Man found incompetent to stand trial
Published 12:00 am Saturday, April 19, 2008
A South Point man will go to a mental hospital instead of court, after he was found incompetent to stand trial on theft and other charges.
David M. Jenkins, 33, of 143 Private Drive 268, was arrested in February on charges of grand theft of a motor vehicle, failure to comply with the order and signal of a police officer and resisting arrest. But a report from psychologist Wayne Price of Shawnee Mental Health, submitted April 10, stated Jenkins is unable at this time to stand trial.
“The report suggests he be admitted to Heartland Behavioral Health in Massillon and our request is that this be done as soon as possible,” Jenkins’ attorney, Philip Heald said, told Lawrence County Common Pleas Judge D. Scott Bowling.
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Bowling granted the request to send Jenkins to the mental health facility.
Also Wednesday, Dickie Wilson, 27, was sentenced to four years community controlled sanctions under intensive supervised probation CCS/ISP) after he pleaded guilty to a charge of theft. Judge Charles Cooper also ordered Wilson to successfully complete a rehabilitation program at the STAR Criminal Justice Center.
In another case, Christopher Lee Martin, 19, of 1524 S. Fourth St., Ironton, pleaded guilty on a bill of information to one count each of possession of criminal tools, trafficking in crack cocaine and possession of cocaine. He will be sentenced next week.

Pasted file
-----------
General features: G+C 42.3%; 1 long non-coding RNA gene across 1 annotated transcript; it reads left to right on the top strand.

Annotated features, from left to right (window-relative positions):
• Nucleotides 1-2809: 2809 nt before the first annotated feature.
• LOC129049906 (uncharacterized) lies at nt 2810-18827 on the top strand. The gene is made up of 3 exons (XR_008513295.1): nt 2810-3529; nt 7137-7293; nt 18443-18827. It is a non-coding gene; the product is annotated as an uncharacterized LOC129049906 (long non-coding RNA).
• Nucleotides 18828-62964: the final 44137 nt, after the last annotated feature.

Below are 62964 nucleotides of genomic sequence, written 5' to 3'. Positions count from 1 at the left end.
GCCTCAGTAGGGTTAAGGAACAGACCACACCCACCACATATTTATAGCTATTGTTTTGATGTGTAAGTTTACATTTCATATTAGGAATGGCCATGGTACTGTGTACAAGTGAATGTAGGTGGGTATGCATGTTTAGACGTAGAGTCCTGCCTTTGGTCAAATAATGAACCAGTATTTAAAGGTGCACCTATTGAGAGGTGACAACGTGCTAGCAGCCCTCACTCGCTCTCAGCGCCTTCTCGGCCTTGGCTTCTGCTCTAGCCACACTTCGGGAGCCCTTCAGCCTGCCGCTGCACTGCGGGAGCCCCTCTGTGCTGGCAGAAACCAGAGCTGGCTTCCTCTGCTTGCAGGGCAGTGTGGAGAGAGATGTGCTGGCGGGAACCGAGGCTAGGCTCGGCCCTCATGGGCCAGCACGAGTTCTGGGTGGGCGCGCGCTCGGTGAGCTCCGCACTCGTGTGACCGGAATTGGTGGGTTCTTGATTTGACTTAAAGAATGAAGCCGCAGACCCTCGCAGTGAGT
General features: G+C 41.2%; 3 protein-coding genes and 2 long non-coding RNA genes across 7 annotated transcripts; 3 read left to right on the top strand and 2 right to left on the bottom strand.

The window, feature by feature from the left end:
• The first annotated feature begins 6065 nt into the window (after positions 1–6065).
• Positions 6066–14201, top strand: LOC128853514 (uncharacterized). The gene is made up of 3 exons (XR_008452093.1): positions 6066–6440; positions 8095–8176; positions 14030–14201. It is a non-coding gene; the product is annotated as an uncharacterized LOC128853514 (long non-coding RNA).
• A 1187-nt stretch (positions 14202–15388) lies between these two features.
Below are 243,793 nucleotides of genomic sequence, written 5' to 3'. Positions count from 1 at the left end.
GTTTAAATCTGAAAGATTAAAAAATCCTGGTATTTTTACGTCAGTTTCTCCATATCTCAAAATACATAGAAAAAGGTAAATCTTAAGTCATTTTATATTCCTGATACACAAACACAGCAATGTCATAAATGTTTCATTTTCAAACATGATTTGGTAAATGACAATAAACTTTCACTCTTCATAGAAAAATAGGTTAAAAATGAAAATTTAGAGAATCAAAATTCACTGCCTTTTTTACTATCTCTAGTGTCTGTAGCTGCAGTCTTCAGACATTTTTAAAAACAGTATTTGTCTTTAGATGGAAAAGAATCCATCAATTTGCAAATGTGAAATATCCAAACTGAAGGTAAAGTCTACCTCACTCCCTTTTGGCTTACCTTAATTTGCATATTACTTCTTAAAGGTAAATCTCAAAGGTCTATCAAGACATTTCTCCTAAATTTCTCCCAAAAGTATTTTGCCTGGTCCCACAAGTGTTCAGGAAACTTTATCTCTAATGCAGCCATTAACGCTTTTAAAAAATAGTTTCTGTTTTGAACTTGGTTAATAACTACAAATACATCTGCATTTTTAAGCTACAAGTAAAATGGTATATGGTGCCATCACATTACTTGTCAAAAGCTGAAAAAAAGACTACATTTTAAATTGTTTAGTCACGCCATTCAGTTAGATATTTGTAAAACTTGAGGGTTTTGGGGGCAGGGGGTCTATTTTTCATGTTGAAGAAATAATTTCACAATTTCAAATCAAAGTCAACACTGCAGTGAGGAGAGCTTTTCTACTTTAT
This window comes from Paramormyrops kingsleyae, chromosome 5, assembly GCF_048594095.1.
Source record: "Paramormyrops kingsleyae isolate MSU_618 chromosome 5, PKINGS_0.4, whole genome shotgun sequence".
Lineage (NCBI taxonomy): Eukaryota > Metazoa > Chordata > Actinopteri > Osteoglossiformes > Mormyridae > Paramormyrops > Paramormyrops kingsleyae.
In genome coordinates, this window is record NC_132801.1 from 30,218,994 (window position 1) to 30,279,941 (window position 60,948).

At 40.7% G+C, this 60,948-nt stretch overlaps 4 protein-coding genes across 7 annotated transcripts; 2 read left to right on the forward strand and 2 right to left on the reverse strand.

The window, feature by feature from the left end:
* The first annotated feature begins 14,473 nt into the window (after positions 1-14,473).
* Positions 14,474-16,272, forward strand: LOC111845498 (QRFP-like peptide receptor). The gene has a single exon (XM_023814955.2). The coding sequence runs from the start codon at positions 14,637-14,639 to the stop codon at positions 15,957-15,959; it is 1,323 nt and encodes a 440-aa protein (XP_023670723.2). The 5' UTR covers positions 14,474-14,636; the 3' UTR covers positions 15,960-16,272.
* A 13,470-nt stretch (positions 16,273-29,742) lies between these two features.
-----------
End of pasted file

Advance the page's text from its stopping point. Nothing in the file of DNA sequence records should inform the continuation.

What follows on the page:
Aaron Adkins, 20, of 110 Fairview Ave., South Point, admitted he violated his probation by not completing a program at the Salvation Army in Dayton.
Assistant Lawrence County Prosecutor Brigham Anderson asked Bowling to impose the four-year prison sentence reserved when Adkins pleaded guilty to intimidation of a witness.
“I wholeheartedly disagree with the state’s recommendation,” Adkins’ attorney, Michael Gleichauf, said. “He was at the Salvation Army in Dayton but he was released after two months. The reason he was kicked out was not because of addiction. He was asked to leave. He did not leave on his own accord.
Ask that you take that into consideration.”
He asked Bowling to sentence Adkins to home confinement of six months to a year as well as outpatient drug treatment.
“It didn’t work out,” Adkins said. “They said they felt like I didn’t want to be there. They came to me one morning and said ‘you gotta go.’”
But Bowling ruled home confinement is a lesser sentence than the one originally imposed. He sentenced Adkins to four years in prison but said he would entertain the possibility of early release if Adkins stayed out of trouble while he was behind bars.
“It’s really up to you what path your future take,” Bowling said.